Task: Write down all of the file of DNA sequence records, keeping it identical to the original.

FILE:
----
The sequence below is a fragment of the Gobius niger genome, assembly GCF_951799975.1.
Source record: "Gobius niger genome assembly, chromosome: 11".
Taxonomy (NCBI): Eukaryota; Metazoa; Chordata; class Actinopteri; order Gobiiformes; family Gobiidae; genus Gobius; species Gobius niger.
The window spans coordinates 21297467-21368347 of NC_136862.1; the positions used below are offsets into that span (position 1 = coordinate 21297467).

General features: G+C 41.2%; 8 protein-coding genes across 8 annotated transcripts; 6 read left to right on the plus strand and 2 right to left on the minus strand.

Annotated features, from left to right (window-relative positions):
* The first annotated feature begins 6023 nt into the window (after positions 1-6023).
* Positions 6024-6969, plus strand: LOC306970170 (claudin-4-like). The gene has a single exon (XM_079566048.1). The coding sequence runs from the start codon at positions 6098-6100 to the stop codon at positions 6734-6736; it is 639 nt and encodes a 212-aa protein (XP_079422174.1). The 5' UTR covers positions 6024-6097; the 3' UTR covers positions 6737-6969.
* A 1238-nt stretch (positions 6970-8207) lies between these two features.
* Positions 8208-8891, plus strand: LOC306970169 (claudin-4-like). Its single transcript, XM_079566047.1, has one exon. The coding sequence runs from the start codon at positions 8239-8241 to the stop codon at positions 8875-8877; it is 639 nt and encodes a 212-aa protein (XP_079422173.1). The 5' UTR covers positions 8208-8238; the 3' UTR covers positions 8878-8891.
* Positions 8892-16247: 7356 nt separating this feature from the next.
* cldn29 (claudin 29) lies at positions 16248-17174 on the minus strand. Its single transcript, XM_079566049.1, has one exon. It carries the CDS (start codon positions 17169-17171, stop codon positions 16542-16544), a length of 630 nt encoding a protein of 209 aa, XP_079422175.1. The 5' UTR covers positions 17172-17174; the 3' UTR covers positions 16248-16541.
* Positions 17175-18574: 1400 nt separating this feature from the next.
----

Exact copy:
The sequence below is a fragment of the Gobius niger genome, assembly GCF_951799975.1.
Source record: "Gobius niger genome assembly, chromosome: 11".
Taxonomy (NCBI): Eukaryota; Metazoa; Chordata; class Actinopteri; order Gobiiformes; family Gobiidae; genus Gobius; species Gobius niger.
The window spans coordinates 21297467-21368347 of NC_136862.1; the positions used below are offsets into that span (position 1 = coordinate 21297467).

General features: G+C 41.2%; 8 protein-coding genes across 8 annotated transcripts; 6 read left to right on the plus strand and 2 right to left on the minus strand.

Annotated features, from left to right (window-relative positions):
* The first annotated feature begins 6023 nt into the window (after positions 1-6023).
* Positions 6024-6969, plus strand: LOC306970170 (claudin-4-like). The gene has a single exon (XM_079566048.1). The coding sequence runs from the start codon at positions 6098-6100 to the stop codon at positions 6734-6736; it is 639 nt and encodes a 212-aa protein (XP_079422174.1). The 5' UTR covers positions 6024-6097; the 3' UTR covers positions 6737-6969.
* A 1238-nt stretch (positions 6970-8207) lies between these two features.
* Positions 8208-8891, plus strand: LOC306970169 (claudin-4-like). Its single transcript, XM_079566047.1, has one exon. The coding sequence runs from the start codon at positions 8239-8241 to the stop codon at positions 8875-8877; it is 639 nt and encodes a 212-aa protein (XP_079422173.1). The 5' UTR covers positions 8208-8238; the 3' UTR covers positions 8878-8891.
* Positions 8892-16247: 7356 nt separating this feature from the next.
* cldn29 (claudin 29) lies at positions 16248-17174 on the minus strand. Its single transcript, XM_079566049.1, has one exon. It carries the CDS (start codon positions 17169-17171, stop codon positions 16542-16544), a length of 630 nt encoding a protein of 209 aa, XP_079422175.1. The 5' UTR covers positions 17172-17174; the 3' UTR covers positions 16248-16541.
* Positions 17175-18574: 1400 nt separating this feature from the next.